She was born in Ann Arbor, Michigan, in 1918, the year of the Spanish Flu. Her mother died of the disease when my mother was 8 months old. And as a baby, she also had the Flu, but she survived it, which may have given her extra immunity. This may explain the extraordinary health that she enjoyed during her long life.
February 22nd was her birthday. This year she would have been 103. She died only about 14 months ago, just 2 months shy of her 102nd birthday. It is fresh in my memory but no longer painful.
What a woman she was!
She lived life to the fullest, and she encouraged others to do the same. Her example certainly inspired many others. She loved matchmaking and arranging things for her friends. There were several weddings performed at Underoak when we were growing up.
She was married in 1940 to my father, Wiley Thomas Buchanan Jr., and they had three children. I came along in 1942 and then 2 years later, my sister Diane Dow, and 2 more years after that, my brother Wiley T. Buchanan III.
We all lived in a marvelous house on Nebraska Avenue, which had nearly 3 acres of land, and was named Underoak for the magnificent oak tree which shaded the house. Mother loved flowers and had gorgeous gardens. She did not care so much about the flowers remaining in the beds or on the bushes but picked them happily to go into spectacular flower arrangements. She was one of the Perrenial Garden Club founders, and she won consistent prizes for her floral entries at flower shows.??
She loved pretty colors and laces and silks and luxurious furs. She adored jewelry. She was beautiful and showed these clothes off to their best advantage. I guess you could say she was frivolous, yet she was so authentic it never seemed wrong. It was who she was. And her sunny nature drew people to her like bees to flowers. She lit up her surroundings, and people adored her for it.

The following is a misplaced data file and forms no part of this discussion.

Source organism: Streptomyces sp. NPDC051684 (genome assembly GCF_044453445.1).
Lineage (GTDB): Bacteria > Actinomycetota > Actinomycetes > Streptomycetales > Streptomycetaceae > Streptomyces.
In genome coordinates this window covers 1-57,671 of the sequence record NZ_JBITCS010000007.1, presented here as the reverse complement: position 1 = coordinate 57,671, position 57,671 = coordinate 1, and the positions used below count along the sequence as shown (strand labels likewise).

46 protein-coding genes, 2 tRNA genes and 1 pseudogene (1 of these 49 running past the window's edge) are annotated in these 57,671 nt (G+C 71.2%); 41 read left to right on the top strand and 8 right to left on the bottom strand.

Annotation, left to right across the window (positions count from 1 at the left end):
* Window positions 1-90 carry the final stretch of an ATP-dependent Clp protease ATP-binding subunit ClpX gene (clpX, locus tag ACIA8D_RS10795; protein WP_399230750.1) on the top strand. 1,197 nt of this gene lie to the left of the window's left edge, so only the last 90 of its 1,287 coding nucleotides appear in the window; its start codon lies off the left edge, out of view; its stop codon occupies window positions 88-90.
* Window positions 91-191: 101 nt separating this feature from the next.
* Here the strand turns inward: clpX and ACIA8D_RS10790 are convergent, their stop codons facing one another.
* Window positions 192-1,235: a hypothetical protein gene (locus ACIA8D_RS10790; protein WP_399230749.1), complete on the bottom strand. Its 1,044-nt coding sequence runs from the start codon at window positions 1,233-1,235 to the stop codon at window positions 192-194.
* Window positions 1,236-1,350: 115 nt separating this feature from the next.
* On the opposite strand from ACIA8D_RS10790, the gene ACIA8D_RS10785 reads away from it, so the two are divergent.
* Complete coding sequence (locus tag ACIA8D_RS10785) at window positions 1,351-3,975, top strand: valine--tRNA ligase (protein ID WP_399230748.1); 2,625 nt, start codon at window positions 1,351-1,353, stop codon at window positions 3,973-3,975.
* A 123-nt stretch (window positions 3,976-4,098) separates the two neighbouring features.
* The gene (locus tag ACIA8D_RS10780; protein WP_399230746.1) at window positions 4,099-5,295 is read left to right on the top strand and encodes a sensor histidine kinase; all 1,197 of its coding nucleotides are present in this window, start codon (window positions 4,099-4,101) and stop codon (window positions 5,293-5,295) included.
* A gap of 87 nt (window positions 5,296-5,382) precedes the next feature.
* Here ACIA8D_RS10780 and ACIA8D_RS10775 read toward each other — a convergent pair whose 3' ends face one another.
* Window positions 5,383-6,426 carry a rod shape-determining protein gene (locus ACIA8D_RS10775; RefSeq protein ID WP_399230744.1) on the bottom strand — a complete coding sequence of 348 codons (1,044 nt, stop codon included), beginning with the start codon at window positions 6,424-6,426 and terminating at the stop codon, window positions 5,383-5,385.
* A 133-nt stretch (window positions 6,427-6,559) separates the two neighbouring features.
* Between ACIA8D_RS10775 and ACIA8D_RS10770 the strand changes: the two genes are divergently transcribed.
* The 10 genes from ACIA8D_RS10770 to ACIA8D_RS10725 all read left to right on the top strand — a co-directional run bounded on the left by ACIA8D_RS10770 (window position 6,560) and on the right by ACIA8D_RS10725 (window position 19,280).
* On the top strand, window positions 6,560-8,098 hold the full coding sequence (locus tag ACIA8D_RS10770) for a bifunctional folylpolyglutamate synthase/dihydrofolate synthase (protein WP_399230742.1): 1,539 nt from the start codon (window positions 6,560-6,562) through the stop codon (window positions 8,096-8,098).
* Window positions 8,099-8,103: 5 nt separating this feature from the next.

As an Ambassador’s wife, she shown like a star. She loved the official entertaining, and she could charm elderly diplomats whom others could not stand to be around. The men loved her. She knew how to make a man feel special, and she used this skill at all times. But the women loved her too. She never competed with them. She was just herself. She liked women and always had a lot of friends. She enjoyed small talk and did not want to discuss weighty subjects. She never put forth a controversial topic. Though she would comment on the conversation no matter what turn it took, she was always evenhanded.The time she spent as wife of the Chief of Protocol when my father had that job under President Eisenhower’s second term was the happiest in her life, she told me. She was made for the position of helpmate to the Chief. She and my father traveled all over the United States with heads of state from many different countries. Official entertaining was in their blood. They both excelled at that job.
Later as a hostess in her houses in Jamaica and Newport, she relished having houseguests. They were feted and dined and danced with. They clamored to be invited again next year.